One of the first cases heard by the Supreme Court this session was McCutcheon v. FEC, a case which deals with campaign finance laws. The main question is whether campaign contributions are a form of speech, and whether it is legitimate for Congress (through the Federal Election Commission) to place limits on the total amount that an individual can contribute in any election year.
This case raises two important issues regarding First Amendment rights, and by implication all constitutional rights.
First, all rights, even constitutional rights, are not absolute. There are many, many limits on our right to free speech. This is true, even though the First Amendment says that “Congress shall make no law … abridging the freedom of speech, or of the press.” There are literally dozens (if not hundreds or thousands) of laws passed by the U.S. Congress, and by the states, that restrict or limit the ability to speak freely. Copyright laws limit speech, as do defamation laws (slander and libel), obscenity laws and broadcast decency laws. Localities have what are called “time, place, and manner” restrictions on speech. These allow a city to prevent a person from driving around in a sound truck late at night blasting their message. A city also has the ability to limit and control parades, and limit demonstrations to certain locations. All of these laws, and many others, limit the right to speak freely, and seem to directly in the face of the explicit language of the First Amendment.
The reason that these laws can exist – as most lawyers know but most political commentators ignore – is that all rights, even enshrined constitutional rights, are subject to reasonable limitations. Otherwise there would be chaos. Imagine if your neighbor decided that he wanted to let his son’s band practice at full volume on the front lawn every night. There has to be some limit on rights, and the question is balance. For restrictions on First Amendment rights the balance is if there a reasonable opportunity to express an opinion and whether the restrictions are content neutral and not unreasonably burdensome?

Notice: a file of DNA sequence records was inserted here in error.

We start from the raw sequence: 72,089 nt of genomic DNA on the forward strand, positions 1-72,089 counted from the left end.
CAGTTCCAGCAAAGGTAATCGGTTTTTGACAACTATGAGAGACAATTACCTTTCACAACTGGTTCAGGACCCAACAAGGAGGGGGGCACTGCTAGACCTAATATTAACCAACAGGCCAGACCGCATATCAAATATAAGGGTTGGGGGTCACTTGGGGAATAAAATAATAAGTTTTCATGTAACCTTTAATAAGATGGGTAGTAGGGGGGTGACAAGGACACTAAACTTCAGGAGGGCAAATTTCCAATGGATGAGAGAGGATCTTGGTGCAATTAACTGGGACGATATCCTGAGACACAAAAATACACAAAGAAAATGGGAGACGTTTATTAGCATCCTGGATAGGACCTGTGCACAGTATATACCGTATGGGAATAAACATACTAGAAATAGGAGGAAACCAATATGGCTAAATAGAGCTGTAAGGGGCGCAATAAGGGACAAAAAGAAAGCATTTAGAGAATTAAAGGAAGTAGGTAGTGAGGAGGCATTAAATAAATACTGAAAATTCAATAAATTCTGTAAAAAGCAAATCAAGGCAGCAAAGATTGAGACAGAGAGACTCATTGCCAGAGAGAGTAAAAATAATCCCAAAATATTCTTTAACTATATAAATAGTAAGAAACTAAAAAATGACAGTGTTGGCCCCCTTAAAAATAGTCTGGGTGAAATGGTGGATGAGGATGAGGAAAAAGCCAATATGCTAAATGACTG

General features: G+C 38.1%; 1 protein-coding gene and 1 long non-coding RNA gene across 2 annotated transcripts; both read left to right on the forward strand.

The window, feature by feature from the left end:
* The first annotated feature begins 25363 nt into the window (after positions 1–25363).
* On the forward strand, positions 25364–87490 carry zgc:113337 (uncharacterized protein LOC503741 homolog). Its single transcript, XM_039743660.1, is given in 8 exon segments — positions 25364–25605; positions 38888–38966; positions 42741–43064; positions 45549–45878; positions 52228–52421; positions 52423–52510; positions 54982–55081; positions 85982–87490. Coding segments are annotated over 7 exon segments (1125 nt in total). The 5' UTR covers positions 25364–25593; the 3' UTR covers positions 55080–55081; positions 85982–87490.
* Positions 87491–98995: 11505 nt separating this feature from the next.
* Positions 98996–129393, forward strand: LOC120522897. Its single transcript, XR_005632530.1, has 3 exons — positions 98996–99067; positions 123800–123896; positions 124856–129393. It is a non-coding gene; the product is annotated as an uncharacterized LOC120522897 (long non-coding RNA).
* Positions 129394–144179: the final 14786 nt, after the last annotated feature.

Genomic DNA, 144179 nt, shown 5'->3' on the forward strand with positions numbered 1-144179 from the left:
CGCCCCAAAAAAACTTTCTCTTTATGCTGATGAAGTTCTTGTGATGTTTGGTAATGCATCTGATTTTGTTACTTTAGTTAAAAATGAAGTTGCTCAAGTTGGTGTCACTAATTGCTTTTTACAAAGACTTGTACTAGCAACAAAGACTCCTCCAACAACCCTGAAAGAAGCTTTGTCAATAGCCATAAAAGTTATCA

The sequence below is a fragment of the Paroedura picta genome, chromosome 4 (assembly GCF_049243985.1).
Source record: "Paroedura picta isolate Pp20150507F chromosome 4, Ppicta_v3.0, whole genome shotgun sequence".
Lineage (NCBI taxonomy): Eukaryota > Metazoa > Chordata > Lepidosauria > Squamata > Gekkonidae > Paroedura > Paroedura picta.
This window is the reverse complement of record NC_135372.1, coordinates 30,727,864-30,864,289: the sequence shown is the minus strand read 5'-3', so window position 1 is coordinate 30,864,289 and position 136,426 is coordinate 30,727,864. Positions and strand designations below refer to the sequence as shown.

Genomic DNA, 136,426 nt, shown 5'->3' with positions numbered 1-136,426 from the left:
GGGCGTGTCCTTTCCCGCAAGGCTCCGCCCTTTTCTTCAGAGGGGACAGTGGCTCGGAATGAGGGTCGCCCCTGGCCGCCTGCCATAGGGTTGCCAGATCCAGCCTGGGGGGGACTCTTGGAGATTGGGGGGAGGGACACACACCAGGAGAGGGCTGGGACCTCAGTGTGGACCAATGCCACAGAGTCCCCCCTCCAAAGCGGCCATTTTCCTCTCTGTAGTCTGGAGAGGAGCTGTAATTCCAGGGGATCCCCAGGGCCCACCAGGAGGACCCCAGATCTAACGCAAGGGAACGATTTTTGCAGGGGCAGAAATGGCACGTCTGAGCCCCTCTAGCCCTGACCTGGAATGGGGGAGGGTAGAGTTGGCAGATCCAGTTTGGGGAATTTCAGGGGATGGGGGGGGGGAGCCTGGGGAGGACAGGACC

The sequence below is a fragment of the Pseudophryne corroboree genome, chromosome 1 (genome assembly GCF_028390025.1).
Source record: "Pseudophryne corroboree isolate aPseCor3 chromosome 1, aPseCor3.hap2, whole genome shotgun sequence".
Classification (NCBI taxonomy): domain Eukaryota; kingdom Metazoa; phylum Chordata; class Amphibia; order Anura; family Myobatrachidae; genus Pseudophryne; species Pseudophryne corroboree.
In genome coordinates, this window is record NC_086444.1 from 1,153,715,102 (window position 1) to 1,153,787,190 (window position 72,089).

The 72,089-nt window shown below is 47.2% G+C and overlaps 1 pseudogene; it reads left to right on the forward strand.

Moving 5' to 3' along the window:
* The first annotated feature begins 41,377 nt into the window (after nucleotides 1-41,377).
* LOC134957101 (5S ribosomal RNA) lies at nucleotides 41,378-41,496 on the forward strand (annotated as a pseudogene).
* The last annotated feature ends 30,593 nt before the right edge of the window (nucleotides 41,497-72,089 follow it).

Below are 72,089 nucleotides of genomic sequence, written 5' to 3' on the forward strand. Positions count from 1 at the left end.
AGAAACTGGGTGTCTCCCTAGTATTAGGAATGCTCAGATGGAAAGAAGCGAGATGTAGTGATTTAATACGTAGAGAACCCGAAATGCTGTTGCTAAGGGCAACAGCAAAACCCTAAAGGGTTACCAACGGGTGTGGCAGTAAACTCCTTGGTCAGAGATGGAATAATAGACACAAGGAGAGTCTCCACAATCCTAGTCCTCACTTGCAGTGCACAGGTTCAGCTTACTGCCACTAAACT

This same balance should apply in deciding whether campaign contributions can be limited. The question in this case is whether there is a legitimate social interest in the restrictions on money in politics, and whether the ‘speaker’ (in this case the donor) has a reasonable opportunity to express an opinion and if the particular restriction is burdensome.
I honestly don’t know the answer to that, which brings me to my second point:
Just because something is allowed as a “constitutional” right doesn’t mean that it is automatically good. Even important rights can produce negative consequences. We know this from the First Amendment. We know that some speech, or some expression, can be harmful. That’s why we allow limits on obscenity.
The free-for-all of American culture is the byproduct of the First Amendment. And there is no doubt that vast segments of our culture are a squalid wasteland. The right may be valid, but that doesn’t mean that every by-product is inherently good. And so, in this case, the First Amendment may protect the right to give freely to political candidates, but that doesn’t mean the end result will be good, just that it is constitutional.
Finally let me note that this idea applies to all rights. All rights, even constitutional rights, are subject to reasonable restrictions. And just because something is allowed by the Constitution doesn’t mean that it is socially beneficial.